Inspired by the collaboration with Metallica, legendary Master Distiller Dave Pickerell pioneered an adapted whiskey distilling process to create the award-winning, super-premium straight bourbon-rye whiskey blend, BLACKENED American Whiskey. This distilling process is also used by Master Distiller & Blender Rob Dietrich to create BLACKENED’s Cask Strength Whiskey.
  1. Ice Blocks: These large, rectangular ice blocks are ideal for those who prefer a slow melt. They provide a gradual cooling effect, maintaining the whiskey’s temperature without diluting it too quickly.
  2. Ice Spheres: The spherical shape of these ice cubes offers a slower melting rate than traditional cubes. They are visually striking and can add an elegant touch to your whiskey glass while cooling the drink evenly.
  3. Whiskey Stones: Whiskey stones are non-porous rocks you can chill in the freezer and add to your drink. They provide a mild cooling effect without diluting the whiskey. These reusable stones offer a convenient option for those who prefer straight whiskey but still want a cooled dram.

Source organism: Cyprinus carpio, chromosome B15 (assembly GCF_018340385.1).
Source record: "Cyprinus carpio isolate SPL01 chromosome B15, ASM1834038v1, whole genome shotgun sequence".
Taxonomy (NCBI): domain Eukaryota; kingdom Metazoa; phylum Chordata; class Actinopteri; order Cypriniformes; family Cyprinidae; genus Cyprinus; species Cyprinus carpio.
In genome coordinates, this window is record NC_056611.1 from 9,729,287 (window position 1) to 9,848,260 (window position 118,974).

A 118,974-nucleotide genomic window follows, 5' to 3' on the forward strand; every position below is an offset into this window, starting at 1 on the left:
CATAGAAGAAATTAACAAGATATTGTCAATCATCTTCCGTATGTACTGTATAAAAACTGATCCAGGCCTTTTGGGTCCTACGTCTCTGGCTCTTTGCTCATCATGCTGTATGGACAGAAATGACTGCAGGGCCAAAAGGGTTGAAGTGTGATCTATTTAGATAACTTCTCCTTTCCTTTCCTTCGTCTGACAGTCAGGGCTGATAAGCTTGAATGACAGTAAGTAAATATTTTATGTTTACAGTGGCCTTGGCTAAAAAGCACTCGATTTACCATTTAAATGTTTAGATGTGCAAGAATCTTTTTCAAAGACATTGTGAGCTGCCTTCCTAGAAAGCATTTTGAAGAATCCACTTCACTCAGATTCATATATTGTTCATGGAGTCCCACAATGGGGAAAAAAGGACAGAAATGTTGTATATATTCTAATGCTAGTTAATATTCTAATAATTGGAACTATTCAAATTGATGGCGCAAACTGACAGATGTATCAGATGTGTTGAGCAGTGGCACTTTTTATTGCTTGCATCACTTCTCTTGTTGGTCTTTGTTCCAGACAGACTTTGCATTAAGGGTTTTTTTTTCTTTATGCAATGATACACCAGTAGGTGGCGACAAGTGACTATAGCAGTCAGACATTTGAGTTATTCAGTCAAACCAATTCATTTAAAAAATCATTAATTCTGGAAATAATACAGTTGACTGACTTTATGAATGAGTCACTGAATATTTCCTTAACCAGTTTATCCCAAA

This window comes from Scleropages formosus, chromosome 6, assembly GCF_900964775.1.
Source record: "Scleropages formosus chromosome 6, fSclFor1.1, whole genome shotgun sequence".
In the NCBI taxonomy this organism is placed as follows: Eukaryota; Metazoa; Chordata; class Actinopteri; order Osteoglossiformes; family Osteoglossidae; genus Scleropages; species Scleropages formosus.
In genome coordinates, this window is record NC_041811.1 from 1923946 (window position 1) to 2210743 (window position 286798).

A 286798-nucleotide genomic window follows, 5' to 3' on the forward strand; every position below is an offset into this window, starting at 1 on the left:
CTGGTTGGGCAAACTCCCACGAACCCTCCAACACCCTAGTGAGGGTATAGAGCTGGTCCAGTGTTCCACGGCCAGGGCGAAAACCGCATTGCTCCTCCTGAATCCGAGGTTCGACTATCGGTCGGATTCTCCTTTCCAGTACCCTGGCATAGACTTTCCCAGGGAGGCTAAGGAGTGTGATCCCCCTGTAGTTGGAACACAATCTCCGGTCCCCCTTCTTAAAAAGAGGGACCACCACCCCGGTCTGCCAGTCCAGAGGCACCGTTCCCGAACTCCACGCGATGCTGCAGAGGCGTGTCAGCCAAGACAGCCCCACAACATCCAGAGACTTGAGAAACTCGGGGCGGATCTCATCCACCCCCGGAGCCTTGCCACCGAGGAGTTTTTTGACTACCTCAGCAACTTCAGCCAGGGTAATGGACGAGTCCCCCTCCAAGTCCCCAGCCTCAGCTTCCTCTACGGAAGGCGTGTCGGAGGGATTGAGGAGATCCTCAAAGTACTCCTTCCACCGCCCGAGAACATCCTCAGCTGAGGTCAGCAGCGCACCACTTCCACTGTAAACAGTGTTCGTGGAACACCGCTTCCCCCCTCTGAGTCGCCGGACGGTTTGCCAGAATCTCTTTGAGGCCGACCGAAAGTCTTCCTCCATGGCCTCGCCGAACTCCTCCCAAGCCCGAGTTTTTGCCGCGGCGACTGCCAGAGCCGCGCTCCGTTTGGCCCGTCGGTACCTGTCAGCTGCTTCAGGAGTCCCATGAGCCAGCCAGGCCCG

4. Crushed Ice: Crushed ice can be a popular choice for those seeking a quick chill and faster dilution. The smaller ice particles melt faster, rapidly cooling the whiskey and potentially altering its flavor profile.
“The most important thing to note,” says Rob, “is that you must make ice with filtered or purified water. People often overlook that water from the tap has been treated with chlorine, and that taste will show up in the ice, which can ruin an otherwise enjoyable experience.” With a wide range of ice options available, select the type that best suits your preferences, whether a slow melt, controlled dilution, or a quick chill, to adapt the drinking experience to your liking.